After dinner last night, my husband helped unload the dishwasher and went into the other room to watch football. As I washed the dishes, something felt different. It was quiet. And a bit lonely.
Since Thanksgiving, we’ve had a busy household. Talee was home from college for a month. It was hard to say goodbye this past weekend. Mackenzie, who lives about an hour away, had been home often during the holidays. I got used to my girls filling our home with chatter and giggles.
We did a lot of entertaining the last month. Cooking, eating, and yes — washing dishes. It seemed like I always had someone there, offering to help. But it wasn’t just that they dried the pots and pans. We talked, laughed, shared stories and secrets. It made standing at the sink with my hands in soapy water, well… fun.
Some nights it was Mackenzie or Talee helping. Other times it was my mom, sisters, nieces, or close friends. It’s not just the women who do dishes at our house. My brother-in-law often steps in, and I’m grateful that my husband does too.
But there’s something about doing dishes with other women that’s special to me. We’re standing in one place, completing a necessary job. As we work, we bond.
My parents come over for dinner almost every Sunday. After we eat, my mom and I clean up, and my dad and husband chat at the table in the other room. They’re not paying attention to us, and Mom and I have a chance to talk about “girl things.” Maybe it’s clothes, our hair, or what color nail polish we’d like to try. Sometimes it’s to vent our frustrations and divulge our worries. Whatever the conversation, it’s just between us.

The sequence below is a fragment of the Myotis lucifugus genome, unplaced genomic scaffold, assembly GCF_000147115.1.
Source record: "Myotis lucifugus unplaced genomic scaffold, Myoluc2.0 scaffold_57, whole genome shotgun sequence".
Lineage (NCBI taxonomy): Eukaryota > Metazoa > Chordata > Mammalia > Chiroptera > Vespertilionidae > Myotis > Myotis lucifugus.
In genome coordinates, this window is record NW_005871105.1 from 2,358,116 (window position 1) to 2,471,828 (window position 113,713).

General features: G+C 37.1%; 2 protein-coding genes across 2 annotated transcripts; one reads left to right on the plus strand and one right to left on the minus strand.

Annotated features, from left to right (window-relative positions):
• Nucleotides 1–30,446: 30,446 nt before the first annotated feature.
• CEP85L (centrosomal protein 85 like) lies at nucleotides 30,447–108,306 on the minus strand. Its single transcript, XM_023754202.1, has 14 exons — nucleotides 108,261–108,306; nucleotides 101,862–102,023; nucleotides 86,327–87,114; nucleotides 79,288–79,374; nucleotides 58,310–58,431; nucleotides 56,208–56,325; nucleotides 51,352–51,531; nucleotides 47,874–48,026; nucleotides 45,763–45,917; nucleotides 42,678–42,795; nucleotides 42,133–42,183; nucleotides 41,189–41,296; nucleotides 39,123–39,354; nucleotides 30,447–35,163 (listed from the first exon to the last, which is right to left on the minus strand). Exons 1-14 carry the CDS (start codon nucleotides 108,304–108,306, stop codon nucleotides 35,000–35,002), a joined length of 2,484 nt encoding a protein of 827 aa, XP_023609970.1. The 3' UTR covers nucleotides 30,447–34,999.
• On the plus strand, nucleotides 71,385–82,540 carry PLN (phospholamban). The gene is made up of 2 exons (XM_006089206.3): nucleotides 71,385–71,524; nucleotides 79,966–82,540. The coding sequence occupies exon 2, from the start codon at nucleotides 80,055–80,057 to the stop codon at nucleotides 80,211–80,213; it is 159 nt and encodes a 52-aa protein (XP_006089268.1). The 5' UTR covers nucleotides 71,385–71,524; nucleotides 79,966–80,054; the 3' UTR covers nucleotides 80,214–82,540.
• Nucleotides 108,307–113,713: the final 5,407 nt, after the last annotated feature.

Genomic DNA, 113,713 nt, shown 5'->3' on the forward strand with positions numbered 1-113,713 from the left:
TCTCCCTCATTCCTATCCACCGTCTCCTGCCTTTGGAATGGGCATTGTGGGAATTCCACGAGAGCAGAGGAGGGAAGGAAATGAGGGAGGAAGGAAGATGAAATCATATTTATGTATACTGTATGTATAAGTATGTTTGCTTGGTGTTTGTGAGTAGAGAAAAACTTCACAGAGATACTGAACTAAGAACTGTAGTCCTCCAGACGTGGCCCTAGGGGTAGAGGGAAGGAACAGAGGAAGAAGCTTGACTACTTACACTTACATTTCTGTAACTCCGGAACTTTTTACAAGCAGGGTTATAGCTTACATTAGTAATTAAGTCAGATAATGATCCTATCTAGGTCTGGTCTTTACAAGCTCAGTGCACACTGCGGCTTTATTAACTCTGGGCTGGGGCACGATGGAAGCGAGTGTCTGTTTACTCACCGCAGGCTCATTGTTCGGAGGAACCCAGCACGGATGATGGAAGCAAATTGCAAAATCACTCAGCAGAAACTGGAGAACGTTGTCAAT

My mother-in-law lived with us for five years before she passed away. She had health issues, which made it difficult for her to do many things. But she insisted on helping me after dinner. She’d say that since I did all the cooking, the least she could do was dry the dishes.
She told me things I never knew about her childhood, her jobs, or what it was like when she was a teenager in the late 1940s, dating her future husband. I loved her stories, and honestly don’t think I would’ve heard them if we hadn’t been doing the dishes. I cherished those moments together.
I’m not sure what it is about helping in the kitchen that makes it such a great time to bond. Maybe it’s working toward the common goal of cleaning the mess. Everyone feels useful, whether it’s scraping food off the plates, hand washing the wine glasses, or putting leftover turkey and mashed potatoes into Ziploc bags.
I think of it as an unsaid time for women to share something in common, something we all know how to do. It can be a mundane chore. But when sharing the work, it somehow doesn’t feel that way.
Now that the holidays are over, I’ll need to adjust to my solitary job in the kitchen. At least I’ll have plenty of time to daydream. And think about the lovely women in my life.
First image courtesy of here
Second image courtesy of here